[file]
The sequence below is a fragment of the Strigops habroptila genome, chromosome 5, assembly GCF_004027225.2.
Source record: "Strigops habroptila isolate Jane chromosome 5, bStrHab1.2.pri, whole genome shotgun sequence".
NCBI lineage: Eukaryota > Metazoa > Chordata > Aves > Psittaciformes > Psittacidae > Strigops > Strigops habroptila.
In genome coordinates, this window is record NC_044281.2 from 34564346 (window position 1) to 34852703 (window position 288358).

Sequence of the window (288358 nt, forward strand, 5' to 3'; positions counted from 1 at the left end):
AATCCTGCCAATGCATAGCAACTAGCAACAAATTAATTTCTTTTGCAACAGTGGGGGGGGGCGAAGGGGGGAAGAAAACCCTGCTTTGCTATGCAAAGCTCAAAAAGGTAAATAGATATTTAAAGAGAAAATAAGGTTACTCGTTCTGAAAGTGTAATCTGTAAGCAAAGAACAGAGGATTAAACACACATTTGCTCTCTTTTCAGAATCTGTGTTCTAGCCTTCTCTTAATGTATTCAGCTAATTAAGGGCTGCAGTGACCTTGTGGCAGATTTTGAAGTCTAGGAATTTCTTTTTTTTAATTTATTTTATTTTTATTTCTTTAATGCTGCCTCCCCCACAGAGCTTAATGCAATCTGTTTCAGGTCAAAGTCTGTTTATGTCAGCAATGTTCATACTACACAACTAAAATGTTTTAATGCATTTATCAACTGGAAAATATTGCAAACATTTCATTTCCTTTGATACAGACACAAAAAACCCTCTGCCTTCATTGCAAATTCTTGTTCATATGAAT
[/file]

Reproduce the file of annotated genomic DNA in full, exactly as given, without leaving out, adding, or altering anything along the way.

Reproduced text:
The sequence below is a fragment of the Strigops habroptila genome, chromosome 5, assembly GCF_004027225.2.
Source record: "Strigops habroptila isolate Jane chromosome 5, bStrHab1.2.pri, whole genome shotgun sequence".
NCBI lineage: Eukaryota > Metazoa > Chordata > Aves > Psittaciformes > Psittacidae > Strigops > Strigops habroptila.
In genome coordinates, this window is record NC_044281.2 from 34564346 (window position 1) to 34852703 (window position 288358).

Sequence of the window (288358 nt, forward strand, 5' to 3'; positions counted from 1 at the left end):
AATCCTGCCAATGCATAGCAACTAGCAACAAATTAATTTCTTTTGCAACAGTGGGGGGGGGCGAAGGGGGGAAGAAAACCCTGCTTTGCTATGCAAAGCTCAAAAAGGTAAATAGATATTTAAAGAGAAAATAAGGTTACTCGTTCTGAAAGTGTAATCTGTAAGCAAAGAACAGAGGATTAAACACACATTTGCTCTCTTTTCAGAATCTGTGTTCTAGCCTTCTCTTAATGTATTCAGCTAATTAAGGGCTGCAGTGACCTTGTGGCAGATTTTGAAGTCTAGGAATTTCTTTTTTTTAATTTATTTTATTTTTATTTCTTTAATGCTGCCTCCCCCACAGAGCTTAATGCAATCTGTTTCAGGTCAAAGTCTGTTTATGTCAGCAATGTTCATACTACACAACTAAAATGTTTTAATGCATTTATCAACTGGAAAATATTGCAAACATTTCATTTCCTTTGATACAGACACAAAAAACCCTCTGCCTTCATTGCAAATTCTTGTTCATATGAAT